In the first of the articles appealing to moral evil as proof of God’s impossibility, the author claims belief in God lacks “rational support,” that people must reject reason and ignore the conclusive arguments against Him in order to believe. The “problem of evil,” according to the author, is one such argument. A logical problem, it basically says that if God has infinite power and can easily eliminate evil, and if He is perfectly good He would always want to eliminate evil, but since evil exists, God must either be less than infinitely powerful or less than perfectly good, or both. 
An in-depth discussion of the nature of knowledge is beyond the scope of this series, but for our present purposes we will define knowledge as justified belief, or belief supported by sufficient proofs and evidences. The contributors to The Impossibility of God contend that belief in God lacks justification, and therefore cannot be knowledge, while logical arguments prove God cannot exist.
Before we examine the specifics of the “problem of evil” (to be addressed in the next few articles), we will ask if logical arguments provide the best proof to know whether God exists. A few simple illustrations will indicate that logical proofs or disproofs may not provide the highest or most justified knowledge, or even represent the main way people know things.
For example, if you are a married man reading this, when you first met your wife did you run calculations on her facial features, with color charts and measurements of the symmetry of the nose to the eyes, and from that deduce that she was pretty? I hope not. More likely you saw, swooned, and the rest is history. Perhaps our wives were given a kind of blindness. In any case, people know beauty intuitively and immediately, without a process of logical reasoning. Seeing is believing. And when you eat a piece of chocolate, do you logically deduce that it tastes good? No. You bite and you know intuitively and immediately whether it is delicious. Tasting is believing.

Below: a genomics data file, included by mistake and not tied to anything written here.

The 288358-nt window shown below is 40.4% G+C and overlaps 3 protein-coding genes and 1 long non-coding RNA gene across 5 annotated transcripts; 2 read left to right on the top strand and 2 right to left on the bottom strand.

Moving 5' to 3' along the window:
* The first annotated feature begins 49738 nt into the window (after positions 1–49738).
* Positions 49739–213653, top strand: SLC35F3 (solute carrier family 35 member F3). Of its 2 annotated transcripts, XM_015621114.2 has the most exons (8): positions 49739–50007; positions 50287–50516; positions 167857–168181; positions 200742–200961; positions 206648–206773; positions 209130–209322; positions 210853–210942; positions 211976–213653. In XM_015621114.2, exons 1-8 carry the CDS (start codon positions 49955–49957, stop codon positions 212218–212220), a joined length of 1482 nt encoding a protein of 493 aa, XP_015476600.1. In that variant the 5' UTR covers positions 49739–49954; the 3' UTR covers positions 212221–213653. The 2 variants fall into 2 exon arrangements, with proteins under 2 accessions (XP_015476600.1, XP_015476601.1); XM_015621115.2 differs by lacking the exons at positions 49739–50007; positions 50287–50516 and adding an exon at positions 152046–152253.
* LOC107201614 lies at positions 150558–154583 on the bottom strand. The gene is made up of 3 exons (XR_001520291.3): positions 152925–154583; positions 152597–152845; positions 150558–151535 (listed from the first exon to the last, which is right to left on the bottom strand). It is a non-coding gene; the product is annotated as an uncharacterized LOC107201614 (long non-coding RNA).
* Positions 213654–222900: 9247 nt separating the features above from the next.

How, then, does this apply to the knowledge of God’s existence, especially since He is not physically present with us? Imagine a trip to a museum, perhaps with some friends, where beautiful sculptures, paintings, and inventions are on display, and delectable baked goods are offered in the first-floor bakery. No artists were there, most having departed centuries ago. Now ask yourself, would anyone viewing the exhibits need a series of logical deductions or syllogisms to determine the existence of the sculptors, painters, and inventors? No. The existence and genius of the creators is intuitively and immediately known by the genius of their works. In fact, such knowledge gives more certainty of their existence than any logical argument could provide. Seeing is believing (and knowing). No one visits a bakery and logically questions the baker’s existence when a cupcake is evidence enough, and no one needs a deductive argument to know for certain the origin of croissants.
Some of you may be familiar with the pre-Socratic philosopher Zeno’s argument that motion is impossible; philosophers still debate if it has ever been sufficiently answered. Yet, regardless of the brilliance of his argument (and it is brilliant), we intuitively and immediately know that motion exists. It might be difficult to logically prove the existence of a rock on which we stub a toe, though we will intuitively, immediately, and painfully know its existence with great confidence.